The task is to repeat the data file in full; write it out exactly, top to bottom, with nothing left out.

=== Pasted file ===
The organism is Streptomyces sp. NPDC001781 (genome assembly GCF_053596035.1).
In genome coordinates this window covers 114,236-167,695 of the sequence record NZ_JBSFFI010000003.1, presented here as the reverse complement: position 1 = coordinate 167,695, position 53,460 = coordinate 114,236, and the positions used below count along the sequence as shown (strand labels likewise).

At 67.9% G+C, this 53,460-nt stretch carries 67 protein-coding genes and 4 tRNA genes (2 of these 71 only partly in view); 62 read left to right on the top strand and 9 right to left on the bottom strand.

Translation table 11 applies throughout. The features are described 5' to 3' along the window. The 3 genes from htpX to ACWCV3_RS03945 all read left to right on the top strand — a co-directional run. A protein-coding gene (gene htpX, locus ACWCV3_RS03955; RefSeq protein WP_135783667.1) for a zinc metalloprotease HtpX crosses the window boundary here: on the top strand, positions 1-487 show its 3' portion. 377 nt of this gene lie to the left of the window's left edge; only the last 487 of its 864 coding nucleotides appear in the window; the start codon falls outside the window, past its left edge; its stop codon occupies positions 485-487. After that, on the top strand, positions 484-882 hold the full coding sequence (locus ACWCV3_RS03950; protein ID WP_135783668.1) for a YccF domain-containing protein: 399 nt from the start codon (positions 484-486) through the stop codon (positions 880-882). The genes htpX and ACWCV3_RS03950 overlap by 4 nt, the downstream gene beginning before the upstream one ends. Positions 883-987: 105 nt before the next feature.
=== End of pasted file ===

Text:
The organism is Streptomyces sp. NPDC001781 (genome assembly GCF_053596035.1).
In genome coordinates this window covers 114,236-167,695 of the sequence record NZ_JBSFFI010000003.1, presented here as the reverse complement: position 1 = coordinate 167,695, position 53,460 = coordinate 114,236, and the positions used below count along the sequence as shown (strand labels likewise).

At 67.9% G+C, this 53,460-nt stretch carries 67 protein-coding genes and 4 tRNA genes (2 of these 71 only partly in view); 62 read left to right on the top strand and 9 right to left on the bottom strand.

Translation table 11 applies throughout. The features are described 5' to 3' along the window. The 3 genes from htpX to ACWCV3_RS03945 all read left to right on the top strand — a co-directional run. A protein-coding gene (gene htpX, locus ACWCV3_RS03955; RefSeq protein WP_135783667.1) for a zinc metalloprotease HtpX crosses the window boundary here: on the top strand, positions 1-487 show its 3' portion. 377 nt of this gene lie to the left of the window's left edge; only the last 487 of its 864 coding nucleotides appear in the window; the start codon falls outside the window, past its left edge; its stop codon occupies positions 485-487. After that, on the top strand, positions 484-882 hold the full coding sequence (locus ACWCV3_RS03950; protein ID WP_135783668.1) for a YccF domain-containing protein: 399 nt from the start codon (positions 484-486) through the stop codon (positions 880-882). The genes htpX and ACWCV3_RS03950 overlap by 4 nt, the downstream gene beginning before the upstream one ends. Positions 883-987: 105 nt before the next feature.